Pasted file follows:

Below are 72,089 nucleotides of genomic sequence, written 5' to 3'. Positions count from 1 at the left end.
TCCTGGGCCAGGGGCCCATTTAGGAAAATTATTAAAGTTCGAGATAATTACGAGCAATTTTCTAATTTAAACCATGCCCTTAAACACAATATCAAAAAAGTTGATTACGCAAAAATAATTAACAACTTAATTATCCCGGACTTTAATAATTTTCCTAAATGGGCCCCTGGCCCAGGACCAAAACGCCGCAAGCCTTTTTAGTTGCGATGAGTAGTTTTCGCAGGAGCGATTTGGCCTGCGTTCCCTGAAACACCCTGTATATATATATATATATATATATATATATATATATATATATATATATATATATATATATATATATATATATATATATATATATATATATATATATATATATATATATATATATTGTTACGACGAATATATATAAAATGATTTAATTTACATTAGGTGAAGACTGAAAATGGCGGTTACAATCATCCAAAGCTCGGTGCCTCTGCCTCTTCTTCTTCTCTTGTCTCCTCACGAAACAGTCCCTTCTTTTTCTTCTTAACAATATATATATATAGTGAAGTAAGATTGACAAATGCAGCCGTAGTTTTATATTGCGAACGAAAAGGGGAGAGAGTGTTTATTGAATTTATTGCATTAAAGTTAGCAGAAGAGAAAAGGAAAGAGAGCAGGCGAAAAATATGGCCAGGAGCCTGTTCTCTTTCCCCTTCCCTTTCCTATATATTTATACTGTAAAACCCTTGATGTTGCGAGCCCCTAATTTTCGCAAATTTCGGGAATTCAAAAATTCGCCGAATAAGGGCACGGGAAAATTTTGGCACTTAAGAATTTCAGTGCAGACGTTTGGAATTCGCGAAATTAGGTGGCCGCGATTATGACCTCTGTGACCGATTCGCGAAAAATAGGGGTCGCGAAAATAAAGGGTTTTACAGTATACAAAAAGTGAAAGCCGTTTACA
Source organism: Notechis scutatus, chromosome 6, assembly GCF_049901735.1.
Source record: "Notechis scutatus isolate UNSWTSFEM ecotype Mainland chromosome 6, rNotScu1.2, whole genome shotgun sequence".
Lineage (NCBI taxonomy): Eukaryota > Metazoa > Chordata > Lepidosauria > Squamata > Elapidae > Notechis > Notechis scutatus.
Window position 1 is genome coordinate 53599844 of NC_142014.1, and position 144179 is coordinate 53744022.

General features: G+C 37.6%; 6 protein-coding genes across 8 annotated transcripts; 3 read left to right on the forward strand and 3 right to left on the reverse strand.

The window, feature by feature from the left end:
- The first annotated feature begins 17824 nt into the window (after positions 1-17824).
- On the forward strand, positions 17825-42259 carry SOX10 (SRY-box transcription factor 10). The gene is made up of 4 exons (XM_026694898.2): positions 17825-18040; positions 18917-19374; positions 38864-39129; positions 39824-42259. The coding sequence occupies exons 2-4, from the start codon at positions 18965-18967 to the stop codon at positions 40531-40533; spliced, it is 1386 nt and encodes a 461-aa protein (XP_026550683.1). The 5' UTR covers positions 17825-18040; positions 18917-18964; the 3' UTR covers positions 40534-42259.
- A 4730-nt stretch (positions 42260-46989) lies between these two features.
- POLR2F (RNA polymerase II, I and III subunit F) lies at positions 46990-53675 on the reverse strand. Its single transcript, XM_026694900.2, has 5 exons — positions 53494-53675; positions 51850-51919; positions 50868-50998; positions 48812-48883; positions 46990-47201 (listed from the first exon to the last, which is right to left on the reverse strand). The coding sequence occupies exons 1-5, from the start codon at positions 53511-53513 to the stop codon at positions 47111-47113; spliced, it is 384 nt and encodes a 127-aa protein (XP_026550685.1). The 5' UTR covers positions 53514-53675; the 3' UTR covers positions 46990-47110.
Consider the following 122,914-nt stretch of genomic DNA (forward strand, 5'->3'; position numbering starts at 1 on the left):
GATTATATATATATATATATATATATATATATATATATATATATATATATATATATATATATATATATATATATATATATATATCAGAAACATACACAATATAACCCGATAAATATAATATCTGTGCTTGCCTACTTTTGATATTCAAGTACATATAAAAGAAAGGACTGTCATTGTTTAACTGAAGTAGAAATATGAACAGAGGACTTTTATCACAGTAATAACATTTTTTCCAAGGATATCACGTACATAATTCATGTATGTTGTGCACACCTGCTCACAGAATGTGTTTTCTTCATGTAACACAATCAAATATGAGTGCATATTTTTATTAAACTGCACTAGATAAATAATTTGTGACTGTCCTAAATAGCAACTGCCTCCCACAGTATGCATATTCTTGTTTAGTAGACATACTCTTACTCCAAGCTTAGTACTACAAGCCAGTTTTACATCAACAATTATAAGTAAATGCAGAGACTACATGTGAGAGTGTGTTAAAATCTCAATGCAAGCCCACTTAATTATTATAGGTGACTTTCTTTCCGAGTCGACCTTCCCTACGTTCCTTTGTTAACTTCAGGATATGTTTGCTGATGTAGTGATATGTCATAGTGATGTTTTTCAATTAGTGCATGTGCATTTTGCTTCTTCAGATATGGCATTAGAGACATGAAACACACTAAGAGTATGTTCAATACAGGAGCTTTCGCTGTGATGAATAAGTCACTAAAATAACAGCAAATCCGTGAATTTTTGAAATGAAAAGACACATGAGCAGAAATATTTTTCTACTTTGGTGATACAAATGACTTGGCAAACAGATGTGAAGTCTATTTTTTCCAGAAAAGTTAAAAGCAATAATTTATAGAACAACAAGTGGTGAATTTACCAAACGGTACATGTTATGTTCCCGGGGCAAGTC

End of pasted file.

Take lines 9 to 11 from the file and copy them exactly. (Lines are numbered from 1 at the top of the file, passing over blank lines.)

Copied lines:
- The first annotated feature begins 17824 nt into the window (after positions 1-17824).
- On the forward strand, positions 17825-42259 carry SOX10 (SRY-box transcription factor 10). The gene is made up of 4 exons (XM_026694898.2): positions 17825-18040; positions 18917-19374; positions 38864-39129; positions 39824-42259. The coding sequence occupies exons 2-4, from the start codon at positions 18965-18967 to the stop codon at positions 40531-40533; spliced, it is 1386 nt and encodes a 461-aa protein (XP_026550683.1). The 5' UTR covers positions 17825-18040; positions 18917-18964; the 3' UTR covers positions 40534-42259.
- A 4730-nt stretch (positions 42260-46989) lies between these two features.